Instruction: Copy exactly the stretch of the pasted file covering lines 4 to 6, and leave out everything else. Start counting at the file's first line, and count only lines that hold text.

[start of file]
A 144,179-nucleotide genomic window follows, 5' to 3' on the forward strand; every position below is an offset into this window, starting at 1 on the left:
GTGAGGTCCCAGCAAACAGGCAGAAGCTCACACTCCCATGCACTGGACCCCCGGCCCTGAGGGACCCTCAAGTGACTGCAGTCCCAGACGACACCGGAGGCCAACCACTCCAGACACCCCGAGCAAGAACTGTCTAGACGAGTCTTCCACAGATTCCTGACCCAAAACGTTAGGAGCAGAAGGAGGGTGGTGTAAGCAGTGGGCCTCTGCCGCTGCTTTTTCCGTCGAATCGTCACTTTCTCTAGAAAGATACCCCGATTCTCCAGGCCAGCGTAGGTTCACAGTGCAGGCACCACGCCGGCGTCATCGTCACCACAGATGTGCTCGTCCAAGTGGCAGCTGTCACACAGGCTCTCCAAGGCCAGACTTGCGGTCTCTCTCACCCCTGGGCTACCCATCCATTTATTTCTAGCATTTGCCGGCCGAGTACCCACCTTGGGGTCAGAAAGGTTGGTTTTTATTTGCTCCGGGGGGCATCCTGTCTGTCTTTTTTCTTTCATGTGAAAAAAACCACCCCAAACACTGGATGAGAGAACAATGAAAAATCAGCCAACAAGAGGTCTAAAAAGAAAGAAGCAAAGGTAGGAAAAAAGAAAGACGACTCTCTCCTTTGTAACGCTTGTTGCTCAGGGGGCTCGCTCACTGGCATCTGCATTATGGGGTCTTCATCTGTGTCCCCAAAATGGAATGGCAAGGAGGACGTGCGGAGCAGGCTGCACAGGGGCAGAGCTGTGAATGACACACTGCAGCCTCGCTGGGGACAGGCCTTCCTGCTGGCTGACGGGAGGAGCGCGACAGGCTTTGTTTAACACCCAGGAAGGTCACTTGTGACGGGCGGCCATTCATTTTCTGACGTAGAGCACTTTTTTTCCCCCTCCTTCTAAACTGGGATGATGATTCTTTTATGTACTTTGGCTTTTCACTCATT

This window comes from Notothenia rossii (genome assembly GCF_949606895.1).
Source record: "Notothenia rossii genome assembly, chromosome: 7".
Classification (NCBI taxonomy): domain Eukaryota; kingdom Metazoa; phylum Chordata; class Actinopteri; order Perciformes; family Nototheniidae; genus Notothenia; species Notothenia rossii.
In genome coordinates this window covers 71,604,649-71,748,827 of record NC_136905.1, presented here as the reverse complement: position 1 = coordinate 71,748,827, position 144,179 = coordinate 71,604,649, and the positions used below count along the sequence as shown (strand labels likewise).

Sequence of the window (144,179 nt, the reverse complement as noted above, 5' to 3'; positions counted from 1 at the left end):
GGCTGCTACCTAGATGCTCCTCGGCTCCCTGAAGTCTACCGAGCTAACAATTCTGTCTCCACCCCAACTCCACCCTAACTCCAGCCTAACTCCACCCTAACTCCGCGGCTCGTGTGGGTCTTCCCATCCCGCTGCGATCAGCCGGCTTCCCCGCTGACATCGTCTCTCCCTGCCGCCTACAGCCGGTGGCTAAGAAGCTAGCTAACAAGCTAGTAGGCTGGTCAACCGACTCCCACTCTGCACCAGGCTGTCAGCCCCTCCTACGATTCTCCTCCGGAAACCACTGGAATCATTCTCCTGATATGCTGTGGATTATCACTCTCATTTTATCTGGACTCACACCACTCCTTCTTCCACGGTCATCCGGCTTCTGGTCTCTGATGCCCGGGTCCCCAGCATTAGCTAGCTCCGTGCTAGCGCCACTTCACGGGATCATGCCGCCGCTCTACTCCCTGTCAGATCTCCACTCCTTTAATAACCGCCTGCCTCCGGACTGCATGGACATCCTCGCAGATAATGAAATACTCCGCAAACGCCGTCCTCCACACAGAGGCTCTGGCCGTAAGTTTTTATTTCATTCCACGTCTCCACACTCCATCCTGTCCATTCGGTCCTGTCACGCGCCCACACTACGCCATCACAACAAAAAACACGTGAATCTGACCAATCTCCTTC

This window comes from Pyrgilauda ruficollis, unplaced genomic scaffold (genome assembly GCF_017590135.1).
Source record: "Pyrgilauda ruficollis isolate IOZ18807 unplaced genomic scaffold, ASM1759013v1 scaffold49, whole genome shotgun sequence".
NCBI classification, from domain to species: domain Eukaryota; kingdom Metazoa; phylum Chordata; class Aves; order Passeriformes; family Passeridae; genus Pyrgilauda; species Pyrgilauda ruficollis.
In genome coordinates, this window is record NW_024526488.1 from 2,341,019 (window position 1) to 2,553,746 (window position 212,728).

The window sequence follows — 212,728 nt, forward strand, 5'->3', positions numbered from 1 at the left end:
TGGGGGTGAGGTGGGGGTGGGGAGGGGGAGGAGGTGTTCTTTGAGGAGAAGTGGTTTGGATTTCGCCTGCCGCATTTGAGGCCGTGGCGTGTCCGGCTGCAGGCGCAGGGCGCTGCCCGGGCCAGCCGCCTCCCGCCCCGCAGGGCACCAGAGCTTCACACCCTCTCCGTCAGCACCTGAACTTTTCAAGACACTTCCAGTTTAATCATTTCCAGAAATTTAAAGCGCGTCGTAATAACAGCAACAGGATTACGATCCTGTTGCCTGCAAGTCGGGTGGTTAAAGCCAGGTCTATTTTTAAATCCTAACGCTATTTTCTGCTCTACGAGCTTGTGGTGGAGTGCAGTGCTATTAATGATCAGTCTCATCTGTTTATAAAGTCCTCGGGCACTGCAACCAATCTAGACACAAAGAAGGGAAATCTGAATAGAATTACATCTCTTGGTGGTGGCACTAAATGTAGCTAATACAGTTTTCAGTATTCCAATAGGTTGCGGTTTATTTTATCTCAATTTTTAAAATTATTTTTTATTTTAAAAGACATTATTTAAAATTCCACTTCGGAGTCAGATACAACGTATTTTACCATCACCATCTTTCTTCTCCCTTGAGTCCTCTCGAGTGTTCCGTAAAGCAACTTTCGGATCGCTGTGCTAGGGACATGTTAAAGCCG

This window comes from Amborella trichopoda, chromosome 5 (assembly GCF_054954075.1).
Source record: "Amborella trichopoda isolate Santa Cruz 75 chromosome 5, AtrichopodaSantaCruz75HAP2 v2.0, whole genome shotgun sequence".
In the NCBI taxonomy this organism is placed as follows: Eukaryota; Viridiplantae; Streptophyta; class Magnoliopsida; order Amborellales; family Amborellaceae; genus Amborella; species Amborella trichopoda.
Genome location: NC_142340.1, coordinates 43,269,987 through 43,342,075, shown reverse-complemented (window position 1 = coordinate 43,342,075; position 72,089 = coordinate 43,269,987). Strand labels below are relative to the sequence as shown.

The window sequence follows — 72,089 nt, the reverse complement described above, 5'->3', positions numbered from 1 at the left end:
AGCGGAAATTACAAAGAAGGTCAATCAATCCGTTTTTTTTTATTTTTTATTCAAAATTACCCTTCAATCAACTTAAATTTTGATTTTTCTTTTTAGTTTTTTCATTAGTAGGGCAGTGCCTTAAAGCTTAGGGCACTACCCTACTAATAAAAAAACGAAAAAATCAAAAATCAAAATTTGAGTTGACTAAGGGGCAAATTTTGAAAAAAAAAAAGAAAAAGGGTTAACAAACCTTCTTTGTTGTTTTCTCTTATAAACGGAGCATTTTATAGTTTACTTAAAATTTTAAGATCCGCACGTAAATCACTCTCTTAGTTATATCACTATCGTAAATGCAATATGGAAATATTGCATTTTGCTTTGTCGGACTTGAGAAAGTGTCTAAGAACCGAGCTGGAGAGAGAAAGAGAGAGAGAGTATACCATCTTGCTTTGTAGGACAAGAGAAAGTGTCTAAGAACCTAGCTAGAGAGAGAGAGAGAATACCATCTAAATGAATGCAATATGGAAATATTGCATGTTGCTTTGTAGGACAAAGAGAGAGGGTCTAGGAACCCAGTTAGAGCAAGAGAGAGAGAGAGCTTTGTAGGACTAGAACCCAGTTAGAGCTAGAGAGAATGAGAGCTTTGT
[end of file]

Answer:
Source record: "Notothenia rossii genome assembly, chromosome: 7".
Classification (NCBI taxonomy): domain Eukaryota; kingdom Metazoa; phylum Chordata; class Actinopteri; order Perciformes; family Nototheniidae; genus Notothenia; species Notothenia rossii.
In genome coordinates this window covers 71,604,649-71,748,827 of record NC_136905.1, presented here as the reverse complement: position 1 = coordinate 71,748,827, position 144,179 = coordinate 71,604,649, and the positions used below count along the sequence as shown (strand labels likewise).